Green Bay -
Investigators in southern Wisconsin say a child playing with a toy gun caused a multi-vehicle crash this week.
It's just the latest in a string of incidents where people thought fake guns were real.
The pictures from Rock County authorities, showing one smashed car and another that flipped, show the aftermath of a child playing with a toy gun.
Investigators say when an 11-year-old pointed a toy gun out a car window in Milton Tuesday, another driver thought it was real and slammed on her brakes, causing a three-car crash. Despite the sight of overturned and mangled cars, no one was seriously injured.
The same day, a California police officer was cleared in the shooting death of a 13-year-old boy who had a pellet gun he thought was a real assault rifle.
In April, Green Bay Police say two guns, though fake, were used to threaten a group of kids in a gang-related incident.
And Wednesday night, Green Bay police say officers stopped a group of teens for suspicious activity, and one of them had a fake gun.
"They're more and more frequent out there. We're recovering more and more of them," says Green Bay Police Lt. Jeff Brester.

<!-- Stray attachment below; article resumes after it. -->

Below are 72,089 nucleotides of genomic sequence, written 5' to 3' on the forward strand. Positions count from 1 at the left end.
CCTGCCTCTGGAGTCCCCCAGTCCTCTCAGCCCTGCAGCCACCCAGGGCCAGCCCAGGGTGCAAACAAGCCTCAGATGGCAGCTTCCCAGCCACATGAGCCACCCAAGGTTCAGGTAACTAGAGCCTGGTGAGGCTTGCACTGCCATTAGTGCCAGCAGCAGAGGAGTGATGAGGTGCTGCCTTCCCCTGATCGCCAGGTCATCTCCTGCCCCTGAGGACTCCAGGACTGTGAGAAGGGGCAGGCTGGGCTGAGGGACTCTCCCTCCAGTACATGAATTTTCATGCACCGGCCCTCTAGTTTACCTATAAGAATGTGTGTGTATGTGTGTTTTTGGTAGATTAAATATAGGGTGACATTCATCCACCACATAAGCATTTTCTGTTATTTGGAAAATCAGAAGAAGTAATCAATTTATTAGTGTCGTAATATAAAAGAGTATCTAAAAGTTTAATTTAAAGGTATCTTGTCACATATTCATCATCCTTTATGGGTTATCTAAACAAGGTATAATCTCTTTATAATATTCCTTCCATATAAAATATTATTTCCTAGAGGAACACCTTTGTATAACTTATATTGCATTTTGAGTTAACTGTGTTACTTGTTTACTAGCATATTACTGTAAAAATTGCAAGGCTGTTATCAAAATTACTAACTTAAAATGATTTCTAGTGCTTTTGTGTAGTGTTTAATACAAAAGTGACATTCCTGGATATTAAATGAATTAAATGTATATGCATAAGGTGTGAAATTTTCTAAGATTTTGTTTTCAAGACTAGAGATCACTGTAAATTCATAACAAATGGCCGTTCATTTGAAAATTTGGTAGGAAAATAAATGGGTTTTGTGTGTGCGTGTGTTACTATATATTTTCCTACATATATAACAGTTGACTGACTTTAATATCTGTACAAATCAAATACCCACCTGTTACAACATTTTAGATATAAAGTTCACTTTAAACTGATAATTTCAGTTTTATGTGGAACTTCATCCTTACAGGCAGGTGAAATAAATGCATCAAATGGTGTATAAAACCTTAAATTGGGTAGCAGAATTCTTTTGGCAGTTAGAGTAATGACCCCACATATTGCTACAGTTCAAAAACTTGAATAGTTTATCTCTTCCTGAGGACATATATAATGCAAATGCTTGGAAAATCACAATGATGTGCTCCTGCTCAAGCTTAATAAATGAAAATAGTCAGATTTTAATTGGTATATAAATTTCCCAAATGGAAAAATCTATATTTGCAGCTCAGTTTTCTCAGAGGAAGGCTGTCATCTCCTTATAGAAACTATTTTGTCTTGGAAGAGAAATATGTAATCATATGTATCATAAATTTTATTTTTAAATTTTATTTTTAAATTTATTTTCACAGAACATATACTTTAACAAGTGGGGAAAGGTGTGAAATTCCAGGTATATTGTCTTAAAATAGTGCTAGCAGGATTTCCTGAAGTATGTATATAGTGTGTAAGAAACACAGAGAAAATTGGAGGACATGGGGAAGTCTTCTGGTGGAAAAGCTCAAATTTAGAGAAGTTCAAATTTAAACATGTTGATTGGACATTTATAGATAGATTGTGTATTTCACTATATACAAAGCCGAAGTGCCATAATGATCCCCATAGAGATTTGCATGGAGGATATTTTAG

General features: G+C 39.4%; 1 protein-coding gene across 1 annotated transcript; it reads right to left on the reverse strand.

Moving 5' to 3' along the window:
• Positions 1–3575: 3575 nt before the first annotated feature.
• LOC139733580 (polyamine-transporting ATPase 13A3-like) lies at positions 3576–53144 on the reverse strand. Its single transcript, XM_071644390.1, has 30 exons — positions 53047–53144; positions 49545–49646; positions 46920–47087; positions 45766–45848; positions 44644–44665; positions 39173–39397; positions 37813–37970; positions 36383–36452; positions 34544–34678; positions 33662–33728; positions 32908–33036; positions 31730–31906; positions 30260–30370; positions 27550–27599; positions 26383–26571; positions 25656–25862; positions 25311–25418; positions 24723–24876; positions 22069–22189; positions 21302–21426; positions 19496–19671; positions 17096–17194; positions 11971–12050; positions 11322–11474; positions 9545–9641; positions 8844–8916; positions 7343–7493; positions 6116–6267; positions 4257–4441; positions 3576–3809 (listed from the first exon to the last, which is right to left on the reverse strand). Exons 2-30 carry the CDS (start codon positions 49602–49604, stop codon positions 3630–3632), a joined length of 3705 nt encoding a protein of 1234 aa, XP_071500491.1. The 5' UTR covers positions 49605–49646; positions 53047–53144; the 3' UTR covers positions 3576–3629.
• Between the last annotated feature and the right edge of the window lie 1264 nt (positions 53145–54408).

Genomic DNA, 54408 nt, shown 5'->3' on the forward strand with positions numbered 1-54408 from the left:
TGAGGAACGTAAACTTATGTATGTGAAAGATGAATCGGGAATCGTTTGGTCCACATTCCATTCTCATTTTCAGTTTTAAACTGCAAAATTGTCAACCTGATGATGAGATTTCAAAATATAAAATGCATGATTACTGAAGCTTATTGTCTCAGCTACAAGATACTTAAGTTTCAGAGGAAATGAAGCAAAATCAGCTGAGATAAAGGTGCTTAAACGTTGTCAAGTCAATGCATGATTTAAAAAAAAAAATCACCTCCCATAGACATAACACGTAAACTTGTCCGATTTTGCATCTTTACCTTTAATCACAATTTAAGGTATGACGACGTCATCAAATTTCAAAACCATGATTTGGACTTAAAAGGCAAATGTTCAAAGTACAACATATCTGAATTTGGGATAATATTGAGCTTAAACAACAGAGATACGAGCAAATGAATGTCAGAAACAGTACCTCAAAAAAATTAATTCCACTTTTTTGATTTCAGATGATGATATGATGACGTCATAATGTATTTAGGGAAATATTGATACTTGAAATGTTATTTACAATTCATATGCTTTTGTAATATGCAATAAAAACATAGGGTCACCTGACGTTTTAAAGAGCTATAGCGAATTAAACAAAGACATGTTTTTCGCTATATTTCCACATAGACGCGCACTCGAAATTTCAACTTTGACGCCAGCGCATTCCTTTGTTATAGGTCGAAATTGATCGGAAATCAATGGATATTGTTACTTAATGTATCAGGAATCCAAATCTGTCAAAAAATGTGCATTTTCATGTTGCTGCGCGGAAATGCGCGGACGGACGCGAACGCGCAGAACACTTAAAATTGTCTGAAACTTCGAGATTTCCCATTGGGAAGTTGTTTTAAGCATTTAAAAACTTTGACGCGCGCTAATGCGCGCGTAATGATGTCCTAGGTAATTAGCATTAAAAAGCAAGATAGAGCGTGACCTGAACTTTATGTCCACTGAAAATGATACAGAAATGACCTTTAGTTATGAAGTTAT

The problem is, it's very difficult to tell real from fake.
Brester shows us two guns side-by-side. "One of them actually is my patrol pistol, and one of them is a BB gun that was taken off of a kid at about 12:30 in the morning."
Which is the real one? Deciding in a split second, he says, is next to impossible.
"If it looks like a real gun, and if someone doesn't obey our commands, we have to take the presumption that it is a real firearm. We can't pretend that it's not a real firearm, for our safety and the public's safety," says Brester.
And police have seen this go the other way, too. They say, even in Green Bay, they've actually seen people take real guns and modify them to look like fake guns.
"There's some where they either paint a real gun with an orange tip or they put some type of coloring on it," says Brester.
It's why, whenever officers see a gun, they have to assume it's real.
And they want parents and kids to understand that.
"It's different from 20 years ago when kids were outside playing with toy guns all the time. Society is different nowadays. Don't buy them for your kids," Brester advises. "It's... for the amount of playing they actually have with them, it's just not worth the risk of a neighbor seeing it, an officer seeing it, or the gun falling into somebody's hands that shouldn't have it and using it to commit some type of crime."